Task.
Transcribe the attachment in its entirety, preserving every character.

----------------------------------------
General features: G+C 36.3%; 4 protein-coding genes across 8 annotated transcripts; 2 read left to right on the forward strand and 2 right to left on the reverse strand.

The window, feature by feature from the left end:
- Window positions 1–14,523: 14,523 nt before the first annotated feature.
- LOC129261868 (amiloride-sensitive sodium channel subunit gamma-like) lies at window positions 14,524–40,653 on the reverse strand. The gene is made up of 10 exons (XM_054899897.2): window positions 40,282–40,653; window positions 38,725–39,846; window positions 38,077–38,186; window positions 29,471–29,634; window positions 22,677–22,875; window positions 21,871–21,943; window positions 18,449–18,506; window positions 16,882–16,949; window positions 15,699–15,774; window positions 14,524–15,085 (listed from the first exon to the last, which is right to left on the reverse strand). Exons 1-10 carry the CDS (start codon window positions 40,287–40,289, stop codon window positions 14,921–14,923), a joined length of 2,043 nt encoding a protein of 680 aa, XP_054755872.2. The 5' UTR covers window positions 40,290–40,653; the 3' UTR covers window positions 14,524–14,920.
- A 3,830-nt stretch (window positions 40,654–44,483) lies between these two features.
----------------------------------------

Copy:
General features: G+C 36.3%; 4 protein-coding genes across 8 annotated transcripts; 2 read left to right on the forward strand and 2 right to left on the reverse strand.

The window, feature by feature from the left end:
- Window positions 1–14,523: 14,523 nt before the first annotated feature.
- LOC129261868 (amiloride-sensitive sodium channel subunit gamma-like) lies at window positions 14,524–40,653 on the reverse strand. The gene is made up of 10 exons (XM_054899897.2): window positions 40,282–40,653; window positions 38,725–39,846; window positions 38,077–38,186; window positions 29,471–29,634; window positions 22,677–22,875; window positions 21,871–21,943; window positions 18,449–18,506; window positions 16,882–16,949; window positions 15,699–15,774; window positions 14,524–15,085 (listed from the first exon to the last, which is right to left on the reverse strand). Exons 1-10 carry the CDS (start codon window positions 40,287–40,289, stop codon window positions 14,921–14,923), a joined length of 2,043 nt encoding a protein of 680 aa, XP_054755872.2. The 5' UTR covers window positions 40,290–40,653; the 3' UTR covers window positions 14,524–14,920.
- A 3,830-nt stretch (window positions 40,654–44,483) lies between these two features.